By Hank Clement, Managing Director, Altus Corporate Risk
Cyber coverage is one of the most rapidly evolving insurance products on the market. With cybercriminals constantly changing their attack tactics, policies need to adapt quickly to provide adequate protection.
Early cyber attacks involved malware. In 2000, the infamous ILOVEYOU worm infected 50 million computers by corrupting data and exploiting users’ email contacts. Cybercrime then expanded from phishing to ransomware to social engineering to cryptojacking. As cybercrime continues to evolve, it can be hard to keep up with what your cyber insurance policy covers and what it doesn’t. If you don’t understand your coverage, you might not be protected from major threats.
Cyber policies include two distinct coverage components: first-party and third-party. First-party coverage is the most common from a claims perspective since it is triggered when an alleged or actual breach occurs. First-party coverage may include:
- Legal services to help comply with state or federal guidelines
- Computer forensics to discover what information has been compromised
- Notifications to alert customers or employees of personal information exposed
- Credit monitoring for customers to monitor unusual activity
- Public relations or crisis management services to control media messages and rebuild the company’s reputation
- Cybercrime coverage to protect against social engineering, funds transfer fraud, telephone fraud and invoice manipulation attacks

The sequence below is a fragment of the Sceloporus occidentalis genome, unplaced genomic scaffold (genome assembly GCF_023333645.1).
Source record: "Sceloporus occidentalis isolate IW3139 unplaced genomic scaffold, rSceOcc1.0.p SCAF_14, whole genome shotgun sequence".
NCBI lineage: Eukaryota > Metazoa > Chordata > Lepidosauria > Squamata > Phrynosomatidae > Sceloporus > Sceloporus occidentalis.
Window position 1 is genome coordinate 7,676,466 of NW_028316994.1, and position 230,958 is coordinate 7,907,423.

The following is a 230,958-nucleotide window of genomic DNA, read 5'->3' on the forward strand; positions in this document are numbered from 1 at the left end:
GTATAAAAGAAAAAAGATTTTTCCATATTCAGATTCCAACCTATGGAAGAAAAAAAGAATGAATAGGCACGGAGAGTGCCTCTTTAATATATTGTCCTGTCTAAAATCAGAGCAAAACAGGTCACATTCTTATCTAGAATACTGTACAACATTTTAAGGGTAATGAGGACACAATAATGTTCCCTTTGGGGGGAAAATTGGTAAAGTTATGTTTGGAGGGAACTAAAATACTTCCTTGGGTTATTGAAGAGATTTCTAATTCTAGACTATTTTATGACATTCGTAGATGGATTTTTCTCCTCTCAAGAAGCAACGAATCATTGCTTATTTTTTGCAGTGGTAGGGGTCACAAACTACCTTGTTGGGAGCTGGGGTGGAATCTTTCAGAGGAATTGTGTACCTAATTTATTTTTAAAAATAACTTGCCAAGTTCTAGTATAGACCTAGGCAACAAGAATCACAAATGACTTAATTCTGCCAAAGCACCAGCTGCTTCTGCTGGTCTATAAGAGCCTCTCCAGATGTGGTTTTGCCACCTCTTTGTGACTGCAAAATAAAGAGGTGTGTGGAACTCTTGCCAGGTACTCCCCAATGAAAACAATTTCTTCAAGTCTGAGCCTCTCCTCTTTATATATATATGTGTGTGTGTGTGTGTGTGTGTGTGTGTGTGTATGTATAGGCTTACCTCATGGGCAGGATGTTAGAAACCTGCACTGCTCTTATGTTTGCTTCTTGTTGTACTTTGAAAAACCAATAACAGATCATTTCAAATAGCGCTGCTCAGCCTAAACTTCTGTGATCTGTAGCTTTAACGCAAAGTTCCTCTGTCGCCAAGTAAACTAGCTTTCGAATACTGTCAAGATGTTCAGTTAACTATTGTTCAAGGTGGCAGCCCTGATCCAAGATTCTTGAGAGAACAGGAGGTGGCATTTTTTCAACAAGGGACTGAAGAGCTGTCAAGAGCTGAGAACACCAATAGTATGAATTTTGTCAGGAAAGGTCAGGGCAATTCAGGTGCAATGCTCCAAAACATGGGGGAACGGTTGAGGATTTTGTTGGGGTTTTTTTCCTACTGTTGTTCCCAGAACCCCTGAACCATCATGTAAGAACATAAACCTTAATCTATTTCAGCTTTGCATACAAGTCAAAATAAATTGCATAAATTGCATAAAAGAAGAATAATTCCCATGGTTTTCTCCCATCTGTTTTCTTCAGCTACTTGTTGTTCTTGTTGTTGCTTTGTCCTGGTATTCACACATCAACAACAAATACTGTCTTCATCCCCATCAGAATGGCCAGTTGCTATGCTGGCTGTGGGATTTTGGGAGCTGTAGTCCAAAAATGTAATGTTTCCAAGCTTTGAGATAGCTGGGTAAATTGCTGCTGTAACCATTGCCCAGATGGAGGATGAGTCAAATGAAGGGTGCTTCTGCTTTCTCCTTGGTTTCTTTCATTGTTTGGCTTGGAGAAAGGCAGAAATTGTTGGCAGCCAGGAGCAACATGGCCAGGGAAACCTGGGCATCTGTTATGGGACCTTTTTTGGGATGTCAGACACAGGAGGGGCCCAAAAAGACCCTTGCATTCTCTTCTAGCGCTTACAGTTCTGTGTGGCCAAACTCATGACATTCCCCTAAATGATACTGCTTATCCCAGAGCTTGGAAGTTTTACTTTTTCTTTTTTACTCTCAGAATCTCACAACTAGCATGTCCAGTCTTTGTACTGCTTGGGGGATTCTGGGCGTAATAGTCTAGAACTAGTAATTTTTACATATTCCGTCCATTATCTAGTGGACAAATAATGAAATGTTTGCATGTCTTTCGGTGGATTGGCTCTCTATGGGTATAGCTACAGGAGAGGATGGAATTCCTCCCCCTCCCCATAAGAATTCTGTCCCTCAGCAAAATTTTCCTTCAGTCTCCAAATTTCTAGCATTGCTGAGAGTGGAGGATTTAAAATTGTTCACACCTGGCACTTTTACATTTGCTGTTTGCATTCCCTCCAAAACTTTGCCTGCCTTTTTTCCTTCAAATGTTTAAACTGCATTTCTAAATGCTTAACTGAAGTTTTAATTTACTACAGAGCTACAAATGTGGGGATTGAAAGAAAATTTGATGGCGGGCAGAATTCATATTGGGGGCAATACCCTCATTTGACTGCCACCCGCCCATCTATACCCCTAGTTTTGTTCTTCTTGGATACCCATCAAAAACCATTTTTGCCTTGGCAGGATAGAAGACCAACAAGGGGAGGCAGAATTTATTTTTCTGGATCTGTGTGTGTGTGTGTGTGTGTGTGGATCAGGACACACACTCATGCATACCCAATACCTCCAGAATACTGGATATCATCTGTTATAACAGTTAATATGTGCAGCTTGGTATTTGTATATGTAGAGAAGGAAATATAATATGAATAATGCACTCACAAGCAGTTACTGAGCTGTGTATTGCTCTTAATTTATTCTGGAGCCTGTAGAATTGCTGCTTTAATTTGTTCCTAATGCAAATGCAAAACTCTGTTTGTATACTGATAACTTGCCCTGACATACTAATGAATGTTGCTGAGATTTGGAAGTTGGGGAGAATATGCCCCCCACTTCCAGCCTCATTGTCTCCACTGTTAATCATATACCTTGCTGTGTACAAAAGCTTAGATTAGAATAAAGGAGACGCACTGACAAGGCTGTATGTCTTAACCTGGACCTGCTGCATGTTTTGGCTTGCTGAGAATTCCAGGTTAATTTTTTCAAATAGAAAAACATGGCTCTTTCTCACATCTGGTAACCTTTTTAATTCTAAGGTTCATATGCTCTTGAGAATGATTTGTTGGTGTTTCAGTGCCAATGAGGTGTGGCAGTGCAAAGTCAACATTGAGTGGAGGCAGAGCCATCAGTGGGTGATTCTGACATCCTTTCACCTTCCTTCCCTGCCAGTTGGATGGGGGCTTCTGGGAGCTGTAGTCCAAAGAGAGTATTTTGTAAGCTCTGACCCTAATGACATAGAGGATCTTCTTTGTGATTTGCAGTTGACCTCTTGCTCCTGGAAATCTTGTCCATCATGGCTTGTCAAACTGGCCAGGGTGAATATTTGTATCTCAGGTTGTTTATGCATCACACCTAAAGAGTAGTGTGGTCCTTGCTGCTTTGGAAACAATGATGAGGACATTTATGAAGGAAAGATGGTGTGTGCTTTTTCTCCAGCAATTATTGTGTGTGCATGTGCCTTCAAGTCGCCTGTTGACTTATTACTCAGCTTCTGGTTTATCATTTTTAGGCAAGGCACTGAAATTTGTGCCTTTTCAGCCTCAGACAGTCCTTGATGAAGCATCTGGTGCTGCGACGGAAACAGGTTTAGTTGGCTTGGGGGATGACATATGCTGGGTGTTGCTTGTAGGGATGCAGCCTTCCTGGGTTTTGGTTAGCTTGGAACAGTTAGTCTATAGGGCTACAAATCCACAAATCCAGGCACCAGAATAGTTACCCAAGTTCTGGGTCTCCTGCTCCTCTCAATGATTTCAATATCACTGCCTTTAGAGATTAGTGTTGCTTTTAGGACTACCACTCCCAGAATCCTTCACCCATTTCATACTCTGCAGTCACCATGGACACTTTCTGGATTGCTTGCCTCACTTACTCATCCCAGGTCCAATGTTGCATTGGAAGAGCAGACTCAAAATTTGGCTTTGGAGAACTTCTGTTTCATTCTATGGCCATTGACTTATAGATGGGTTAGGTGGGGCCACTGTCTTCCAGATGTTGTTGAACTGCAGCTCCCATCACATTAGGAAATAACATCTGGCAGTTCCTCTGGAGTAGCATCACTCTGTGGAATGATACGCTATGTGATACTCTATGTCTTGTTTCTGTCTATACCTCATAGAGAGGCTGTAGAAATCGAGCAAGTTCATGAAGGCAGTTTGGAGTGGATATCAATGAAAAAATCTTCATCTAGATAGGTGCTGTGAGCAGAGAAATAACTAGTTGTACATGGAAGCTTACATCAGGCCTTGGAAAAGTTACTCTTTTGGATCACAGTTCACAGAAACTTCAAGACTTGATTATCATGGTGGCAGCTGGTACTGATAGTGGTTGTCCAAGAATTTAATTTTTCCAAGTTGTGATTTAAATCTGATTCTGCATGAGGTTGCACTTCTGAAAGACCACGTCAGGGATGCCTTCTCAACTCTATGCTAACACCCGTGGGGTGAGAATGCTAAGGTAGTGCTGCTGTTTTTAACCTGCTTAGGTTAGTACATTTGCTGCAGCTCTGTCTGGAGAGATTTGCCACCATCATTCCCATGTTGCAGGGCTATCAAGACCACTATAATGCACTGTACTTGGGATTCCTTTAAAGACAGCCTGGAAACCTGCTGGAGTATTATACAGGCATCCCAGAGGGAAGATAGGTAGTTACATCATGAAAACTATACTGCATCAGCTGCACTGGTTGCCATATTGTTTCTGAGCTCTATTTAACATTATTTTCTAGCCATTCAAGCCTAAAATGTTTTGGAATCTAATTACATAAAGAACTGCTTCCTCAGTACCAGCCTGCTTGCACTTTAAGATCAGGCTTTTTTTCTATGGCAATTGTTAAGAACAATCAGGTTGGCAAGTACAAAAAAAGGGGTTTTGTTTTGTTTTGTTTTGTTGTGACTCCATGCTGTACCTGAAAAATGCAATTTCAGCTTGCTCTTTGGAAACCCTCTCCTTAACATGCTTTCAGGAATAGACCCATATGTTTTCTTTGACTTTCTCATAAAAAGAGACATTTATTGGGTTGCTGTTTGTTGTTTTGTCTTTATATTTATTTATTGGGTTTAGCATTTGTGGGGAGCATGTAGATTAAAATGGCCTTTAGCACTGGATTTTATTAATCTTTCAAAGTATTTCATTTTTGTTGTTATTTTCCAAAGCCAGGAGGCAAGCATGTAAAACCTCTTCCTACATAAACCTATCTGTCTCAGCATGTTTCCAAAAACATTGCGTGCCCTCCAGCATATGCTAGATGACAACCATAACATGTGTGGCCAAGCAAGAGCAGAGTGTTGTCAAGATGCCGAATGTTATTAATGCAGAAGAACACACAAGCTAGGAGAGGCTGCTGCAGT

- Business interruption to cover for loss of income
- Computer hardware replacement
- Network Extortion
If a third party is seeking financial damages because of a breach, then third-party coverage will be triggered. This policy should provide coverage for actions brought by a regulatory agency, as well as PCI (Payment Card Industry Security Standard). PCI coverage pays for fines and penalties assessed by credit companies as a result of your breach.
Although cyber insurance policies are constantly adapting to protect a company from the latest schemes, the real challenge with cyber coverage comes from the interconnectivity of today’s businesses. As we become more dependent on computers, the cloud and the Internet of Things, companies need to understand how their insurance policies will and will not respond to cyber-related incidences.
Each year as your cyber policy is up for renewal, you should sit down with your insurance broker to discuss what new changes your organization has made, what new cyber threats are present and what gaps may be left open in your current policy. By extending your cyber coverage to close those gaps, you can mitigate the chance of having an uncovered loss.